You only have 50% control in this relationship: he's the other half. You ask what you can do, but is he doing anything to make this work? Granted, distance is hard; distance between college and the "real world" is harder. But a good relationship should involve no "weaseling," and definitely should involve less "stress." He may have a different timetable and a different idea of closeness, but his preferences don't trump yours. If he isn't willing to meet you halfway on something as fundamental as communication, what hope do you have for any future disputes?

Dear Miss Information,

My boyfriend broke up with me a couple days ago. We'd been dating for a year, and I loved him, but there were a lot of problems that we just weren't handling well, and lately it had been especially bad. I'd been thinking about breaking up with him for a while, but I kept trying to make it work. Then, out of the blue, he called me, told me he loved me but he couldn't do this anymore, and hung up.

This kind of thing has happened before, so I didn't really register that it was over. Then I went on Facebook and saw that he'd deleted me and all of my friends. It finally hit me that this was it, and I kind of broke down. I texted him saying, "I'm sorry. I love you. I'm going to really miss you," and he responded, "Bullshit." He wouldn't talk to me when I tried calling him, and responded to every text with "whatever" and "why should I care?"

I don't think he was wrong in breaking up with me. I shouldn't have dragged it out. But I hate how he did it. I know it's dumb and I shouldn't be angry at him for that, but I am. I feel like he's ruined how I think of our relationship. It stings that he thinks it was all bullshit now. I can understand him not wanting to talk to me or see what I'm doing right now because he's hurting. But the way he's treating me, he's clearly saying he's done with me forever. He once told me before about how he's still close friends with his other ex, and all I can think about is how that's never going to be us.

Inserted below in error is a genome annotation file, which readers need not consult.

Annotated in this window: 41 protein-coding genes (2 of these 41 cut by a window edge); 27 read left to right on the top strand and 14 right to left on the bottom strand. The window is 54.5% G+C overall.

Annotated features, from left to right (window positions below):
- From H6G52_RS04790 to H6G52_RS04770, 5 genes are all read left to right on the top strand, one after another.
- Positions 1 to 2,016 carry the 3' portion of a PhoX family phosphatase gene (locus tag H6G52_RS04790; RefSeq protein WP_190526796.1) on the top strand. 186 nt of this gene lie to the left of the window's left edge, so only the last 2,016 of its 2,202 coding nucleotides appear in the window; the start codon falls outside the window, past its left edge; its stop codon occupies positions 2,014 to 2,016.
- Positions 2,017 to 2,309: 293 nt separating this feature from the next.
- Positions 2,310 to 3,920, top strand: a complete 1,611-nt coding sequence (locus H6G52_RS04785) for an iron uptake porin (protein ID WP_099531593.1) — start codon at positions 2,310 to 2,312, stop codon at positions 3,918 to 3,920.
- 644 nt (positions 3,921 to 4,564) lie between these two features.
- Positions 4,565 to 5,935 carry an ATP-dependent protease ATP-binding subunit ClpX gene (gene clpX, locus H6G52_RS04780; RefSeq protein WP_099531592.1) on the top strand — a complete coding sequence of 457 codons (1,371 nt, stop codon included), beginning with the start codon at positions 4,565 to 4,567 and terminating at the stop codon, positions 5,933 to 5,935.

Am I crazy for being hung up about this? I miss him and I hate that he thinks badly of me. I'm having a really hard time letting this go. I'm checking my phone and email constantly. What am I supposed to do now? Is there such a thing as a "good" break up?

— Broken Up

Dear Broken Up,

You know the saying, "the opposite of love isn't hate; the opposite of love is indifference?" Or its cousin, "love and hate are two sides of the same coin?" He's lashing out because he feels some kind of pain, likely pain he can't quite process yet. If he honestly didn't care about you, and if he honestly had no stake in this relationship, you wouldn't be provoking this kind of passion in him. I know it sucks to be treated scornfully by someone you love(d), but you just need to recognize it as what it is — the symptoms of a wounded heart — and give him the space to heal on his own.

Meanwhile, don't compare yourself to his now-friend, once-ex. Some exes can be friends and some can't. Their relationship was fundamentally different than yours, so its outcome will also be different. If you really want to be friends, maybe you can — possibly in six months, or two years, or when you bump into each other in a grocery store after you've each gone through a messy divorce and you fall tearfully into each other's arms. My point is, you can't force this relationship into a mold set by your interpretation of his last relationship. You've got to each take the time you need to ground yourselves without each other. What happens after that is up to fate, chance, or specials on steak at Safeway.